AMERICAN CIVIL LIBERTIES UNION OF KENTUCKY; BART MCQUEARY, Plaintiffs-Appellants, v. MERCER COUNTY, KENTUCKY; CHARLES H. MCGINNIS, in his official capacity as Mercer County Judge Executive, Defendants-Appellees.
~~snip~~ (to Page 13 of 14)
"Were we to focus on the perceptions of individuals, every religious display would be necessarily precluded so long as some passersby would perceive a governmental endorsement thereof. Pinette, 515 U.S. at 779 (OConnor J., concurring). Thus, we find unavailing the ACLUs own assertions that it finds the display offensive and that the display diminishes [its] enjoyment of the courthouse. (Compl. ¶ 18.) Religion does not become relevant to standing in the political community simply because a particular viewer of a governmental display feels uncomfortable. Id. at 780 (OConnor J., concurring); see Lee v. Weisman, 505 U.S. 577, 597-98 (1992) (People may take offense to all manner of religious as well as nonreligious messages, but offense alone does not in every case show a violation. We know too that sometimes to endure social isolation or even anger may be the price of conscience or noncomformity.). Our concern is that of the reasonable person. And the ACLU, an organization whose mission is to ensure that . . . the government [is kept] out of the religion business, 16 does not embody the reasonable person.
The ACLUs argument contains three fundamental flaws. First, the ACLU makes repeated reference to the separation of church and state. This extra-constitutional construct has grown tiresome. The First Amendment does not demand a wall of separation between church and state. See Lynch, 465 U.S. at 673; Lemon, 403 U.S. at 614; Zorach v. Clauson, 343 U.S. 306, 312 (1952); Brown v. Gilmore, 258 F.3d 265, 274 (4th Cir. 2001); Stark v. Indep. Sch. Dist., No. 640., 123 F.3d 1068, 1076 (8th Cir. 1997); see also Capitol Square, 243 F.3d at 300 (dismissing strict separatism as a notion that simply perverts our history). Our Nations history is replete with governmental acknowledgment and in some cases, accommodation of religion. See, e.g., Marsh v. Chambers, 463 U.S. 783 (1983) (upholding legislative prayer); McGowan v. Maryland, 366 U.S. 420 (1961) (upholding Sunday closing laws); see also Lynch, 465 U.S. at 674 (There is an unbroken history of official acknowledgment by all three branches of government of the role of religion in American life from at least 1789.); Capitol Square, 243 F.3d at 293-99 (describing historical examples of governmental involvement with religion). After all, [w]e are a religious people whose institutions presuppose a Supreme Being. Zorach, 343 U.S. at 313. Thus, state recognition of religion that falls short of endorsement is constitutionally permissible.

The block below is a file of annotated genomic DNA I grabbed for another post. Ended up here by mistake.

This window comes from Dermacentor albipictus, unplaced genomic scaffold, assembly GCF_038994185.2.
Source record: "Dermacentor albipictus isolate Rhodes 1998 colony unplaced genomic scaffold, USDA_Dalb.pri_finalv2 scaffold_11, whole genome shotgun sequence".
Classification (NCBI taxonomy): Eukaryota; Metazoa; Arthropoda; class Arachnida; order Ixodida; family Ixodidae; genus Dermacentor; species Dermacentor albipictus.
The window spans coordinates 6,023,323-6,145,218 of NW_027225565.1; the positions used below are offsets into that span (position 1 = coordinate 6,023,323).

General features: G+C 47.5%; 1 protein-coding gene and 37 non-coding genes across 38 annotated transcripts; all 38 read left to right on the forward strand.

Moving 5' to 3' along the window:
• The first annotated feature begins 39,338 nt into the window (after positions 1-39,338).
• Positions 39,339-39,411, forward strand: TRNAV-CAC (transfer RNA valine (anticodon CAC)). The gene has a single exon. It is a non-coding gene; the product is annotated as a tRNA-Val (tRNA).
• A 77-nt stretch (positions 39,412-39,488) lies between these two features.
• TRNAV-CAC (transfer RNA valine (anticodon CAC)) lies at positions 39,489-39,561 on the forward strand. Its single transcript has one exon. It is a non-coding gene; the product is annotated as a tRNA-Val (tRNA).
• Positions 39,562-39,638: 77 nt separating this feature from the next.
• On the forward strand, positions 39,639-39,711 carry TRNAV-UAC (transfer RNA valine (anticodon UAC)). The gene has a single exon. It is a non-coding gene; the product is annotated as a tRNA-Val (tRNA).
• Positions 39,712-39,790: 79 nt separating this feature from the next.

Second, ~~snip~~ proving that the Ten Commandments themselves are religious does not prove an Establishment Clause violation.
Third, the ACLU erroneously though perhaps intentionally equates recognition with endorsement. To endorse is necessarily to recognize, but the converse does not follow. ~~snip~~ we fail to see why the reasonable person would interpret the presence of the Ten Commandments as part of the larger Foundations display as a governmental endorsement of religion.